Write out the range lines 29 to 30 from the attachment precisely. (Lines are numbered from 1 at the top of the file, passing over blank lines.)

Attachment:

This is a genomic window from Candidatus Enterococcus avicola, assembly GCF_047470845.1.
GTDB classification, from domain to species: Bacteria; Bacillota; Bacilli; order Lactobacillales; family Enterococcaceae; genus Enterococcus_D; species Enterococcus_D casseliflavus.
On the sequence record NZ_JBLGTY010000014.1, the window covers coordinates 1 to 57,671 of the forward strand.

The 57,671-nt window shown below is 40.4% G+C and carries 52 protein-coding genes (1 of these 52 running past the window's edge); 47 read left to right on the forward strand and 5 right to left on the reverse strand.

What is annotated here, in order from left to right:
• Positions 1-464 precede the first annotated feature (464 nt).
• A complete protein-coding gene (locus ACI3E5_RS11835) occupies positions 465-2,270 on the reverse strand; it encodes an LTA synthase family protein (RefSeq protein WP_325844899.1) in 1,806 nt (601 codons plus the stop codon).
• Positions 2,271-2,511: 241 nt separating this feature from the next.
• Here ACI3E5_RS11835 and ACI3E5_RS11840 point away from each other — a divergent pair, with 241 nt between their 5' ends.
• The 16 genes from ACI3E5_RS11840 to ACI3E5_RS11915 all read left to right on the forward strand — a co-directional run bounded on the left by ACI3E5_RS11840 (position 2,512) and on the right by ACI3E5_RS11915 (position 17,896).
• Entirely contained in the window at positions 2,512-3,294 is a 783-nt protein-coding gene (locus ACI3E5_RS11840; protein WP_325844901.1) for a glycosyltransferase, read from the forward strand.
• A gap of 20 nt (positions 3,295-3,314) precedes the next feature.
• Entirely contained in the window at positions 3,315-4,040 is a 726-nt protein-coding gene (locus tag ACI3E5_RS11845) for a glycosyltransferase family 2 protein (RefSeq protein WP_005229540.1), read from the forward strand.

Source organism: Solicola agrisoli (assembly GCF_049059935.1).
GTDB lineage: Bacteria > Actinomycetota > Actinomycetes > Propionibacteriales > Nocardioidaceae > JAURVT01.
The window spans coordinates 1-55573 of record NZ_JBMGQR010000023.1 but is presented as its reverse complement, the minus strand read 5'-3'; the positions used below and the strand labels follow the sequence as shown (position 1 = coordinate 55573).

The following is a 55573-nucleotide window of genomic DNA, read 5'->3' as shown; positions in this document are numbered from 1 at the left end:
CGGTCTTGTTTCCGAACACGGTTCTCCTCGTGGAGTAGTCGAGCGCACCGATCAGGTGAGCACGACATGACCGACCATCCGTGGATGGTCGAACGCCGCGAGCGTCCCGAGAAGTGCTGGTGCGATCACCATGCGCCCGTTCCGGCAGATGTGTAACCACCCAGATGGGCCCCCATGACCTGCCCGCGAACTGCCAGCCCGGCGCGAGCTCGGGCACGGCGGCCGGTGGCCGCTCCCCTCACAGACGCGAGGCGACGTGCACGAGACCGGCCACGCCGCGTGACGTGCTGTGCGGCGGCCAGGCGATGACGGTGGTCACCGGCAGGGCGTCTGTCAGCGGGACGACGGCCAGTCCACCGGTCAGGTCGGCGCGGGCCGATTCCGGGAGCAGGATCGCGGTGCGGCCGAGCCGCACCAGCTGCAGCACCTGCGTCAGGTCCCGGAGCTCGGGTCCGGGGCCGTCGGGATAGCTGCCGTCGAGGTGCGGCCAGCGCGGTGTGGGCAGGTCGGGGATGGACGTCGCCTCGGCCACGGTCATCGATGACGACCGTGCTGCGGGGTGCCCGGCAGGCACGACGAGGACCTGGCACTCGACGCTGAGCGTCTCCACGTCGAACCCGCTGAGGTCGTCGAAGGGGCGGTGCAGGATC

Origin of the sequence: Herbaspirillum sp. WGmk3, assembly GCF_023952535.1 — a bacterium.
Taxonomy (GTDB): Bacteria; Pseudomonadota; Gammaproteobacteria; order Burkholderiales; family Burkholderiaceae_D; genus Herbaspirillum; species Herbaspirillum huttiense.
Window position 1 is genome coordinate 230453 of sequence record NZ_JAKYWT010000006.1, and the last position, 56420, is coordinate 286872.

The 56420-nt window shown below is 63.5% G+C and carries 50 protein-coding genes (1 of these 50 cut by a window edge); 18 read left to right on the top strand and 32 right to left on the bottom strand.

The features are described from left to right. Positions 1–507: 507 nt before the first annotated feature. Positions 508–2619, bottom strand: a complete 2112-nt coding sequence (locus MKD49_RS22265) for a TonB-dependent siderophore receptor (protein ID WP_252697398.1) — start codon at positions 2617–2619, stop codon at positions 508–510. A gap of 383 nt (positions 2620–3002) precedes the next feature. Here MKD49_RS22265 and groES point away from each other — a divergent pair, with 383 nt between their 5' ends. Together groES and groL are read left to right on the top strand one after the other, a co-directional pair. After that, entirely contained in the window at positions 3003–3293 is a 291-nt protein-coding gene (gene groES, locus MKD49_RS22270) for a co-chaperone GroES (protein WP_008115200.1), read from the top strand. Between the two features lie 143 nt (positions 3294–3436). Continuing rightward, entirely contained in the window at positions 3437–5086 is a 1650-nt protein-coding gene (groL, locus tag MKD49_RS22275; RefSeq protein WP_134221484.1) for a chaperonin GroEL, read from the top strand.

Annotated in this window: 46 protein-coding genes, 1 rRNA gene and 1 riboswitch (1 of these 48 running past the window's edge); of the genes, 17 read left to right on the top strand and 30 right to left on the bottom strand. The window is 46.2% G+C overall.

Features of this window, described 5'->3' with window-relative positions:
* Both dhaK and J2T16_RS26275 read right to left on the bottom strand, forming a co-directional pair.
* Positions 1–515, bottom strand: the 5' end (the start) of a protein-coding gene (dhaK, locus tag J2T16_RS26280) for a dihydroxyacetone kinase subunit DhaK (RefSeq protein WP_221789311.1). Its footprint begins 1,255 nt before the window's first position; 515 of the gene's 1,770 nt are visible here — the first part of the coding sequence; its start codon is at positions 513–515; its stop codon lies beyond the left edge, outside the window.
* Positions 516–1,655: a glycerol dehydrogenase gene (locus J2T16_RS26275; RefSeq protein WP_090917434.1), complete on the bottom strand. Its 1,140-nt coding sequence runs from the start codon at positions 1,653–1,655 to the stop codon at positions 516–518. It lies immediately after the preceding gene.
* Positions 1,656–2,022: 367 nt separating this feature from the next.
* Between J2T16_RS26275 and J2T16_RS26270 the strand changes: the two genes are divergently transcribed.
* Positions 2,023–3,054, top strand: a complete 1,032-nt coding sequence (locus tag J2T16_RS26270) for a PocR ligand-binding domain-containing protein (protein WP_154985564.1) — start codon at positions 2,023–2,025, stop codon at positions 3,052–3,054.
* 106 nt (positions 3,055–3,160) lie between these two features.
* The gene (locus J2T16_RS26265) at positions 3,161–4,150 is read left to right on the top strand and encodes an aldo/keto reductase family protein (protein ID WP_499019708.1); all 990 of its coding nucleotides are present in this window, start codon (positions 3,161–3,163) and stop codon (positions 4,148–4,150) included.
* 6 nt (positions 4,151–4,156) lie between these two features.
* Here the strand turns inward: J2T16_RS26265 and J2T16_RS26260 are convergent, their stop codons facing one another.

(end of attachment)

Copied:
* Positions 1,656–2,022: 367 nt separating this feature from the next.
* Between J2T16_RS26275 and J2T16_RS26270 the strand changes: the two genes are divergently transcribed.